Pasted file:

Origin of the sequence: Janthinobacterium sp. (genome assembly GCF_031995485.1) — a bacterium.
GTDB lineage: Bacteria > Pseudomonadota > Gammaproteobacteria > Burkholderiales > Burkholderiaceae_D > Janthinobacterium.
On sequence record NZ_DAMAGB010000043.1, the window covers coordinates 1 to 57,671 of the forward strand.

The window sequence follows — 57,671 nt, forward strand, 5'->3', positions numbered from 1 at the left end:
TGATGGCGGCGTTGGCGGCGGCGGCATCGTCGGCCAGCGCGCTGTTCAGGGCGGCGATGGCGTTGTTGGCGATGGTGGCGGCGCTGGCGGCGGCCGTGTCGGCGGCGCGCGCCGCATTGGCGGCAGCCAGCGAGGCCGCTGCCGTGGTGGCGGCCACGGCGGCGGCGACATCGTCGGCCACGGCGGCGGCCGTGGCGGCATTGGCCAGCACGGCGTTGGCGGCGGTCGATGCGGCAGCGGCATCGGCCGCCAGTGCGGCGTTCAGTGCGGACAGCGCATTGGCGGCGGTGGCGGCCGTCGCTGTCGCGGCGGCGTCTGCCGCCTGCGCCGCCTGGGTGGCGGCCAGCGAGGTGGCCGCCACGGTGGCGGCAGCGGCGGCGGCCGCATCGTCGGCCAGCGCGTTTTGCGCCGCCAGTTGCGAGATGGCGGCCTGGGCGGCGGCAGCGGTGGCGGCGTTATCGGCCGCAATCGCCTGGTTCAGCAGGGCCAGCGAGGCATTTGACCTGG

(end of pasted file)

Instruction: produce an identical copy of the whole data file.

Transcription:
Origin of the sequence: Janthinobacterium sp. (genome assembly GCF_031995485.1) — a bacterium.
GTDB lineage: Bacteria > Pseudomonadota > Gammaproteobacteria > Burkholderiales > Burkholderiaceae_D > Janthinobacterium.
On sequence record NZ_DAMAGB010000043.1, the window covers coordinates 1 to 57,671 of the forward strand.

The window sequence follows — 57,671 nt, forward strand, 5'->3', positions numbered from 1 at the left end:
TGATGGCGGCGTTGGCGGCGGCGGCATCGTCGGCCAGCGCGCTGTTCAGGGCGGCGATGGCGTTGTTGGCGATGGTGGCGGCGCTGGCGGCGGCCGTGTCGGCGGCGCGCGCCGCATTGGCGGCAGCCAGCGAGGCCGCTGCCGTGGTGGCGGCCACGGCGGCGGCGACATCGTCGGCCACGGCGGCGGCCGTGGCGGCATTGGCCAGCACGGCGTTGGCGGCGGTCGATGCGGCAGCGGCATCGGCCGCCAGTGCGGCGTTCAGTGCGGACAGCGCATTGGCGGCGGTGGCGGCCGTCGCTGTCGCGGCGGCGTCTGCCGCCTGCGCCGCCTGGGTGGCGGCCAGCGAGGTGGCCGCCACGGTGGCGGCAGCGGCGGCGGCCGCATCGTCGGCCAGCGCGTTTTGCGCCGCCAGTTGCGAGATGGCGGCCTGGGCGGCGGCAGCGGTGGCGGCGTTATCGGCCGCAATCGCCTGGTTCAGCAGGGCCAGCGAGGCATTTGACCTGG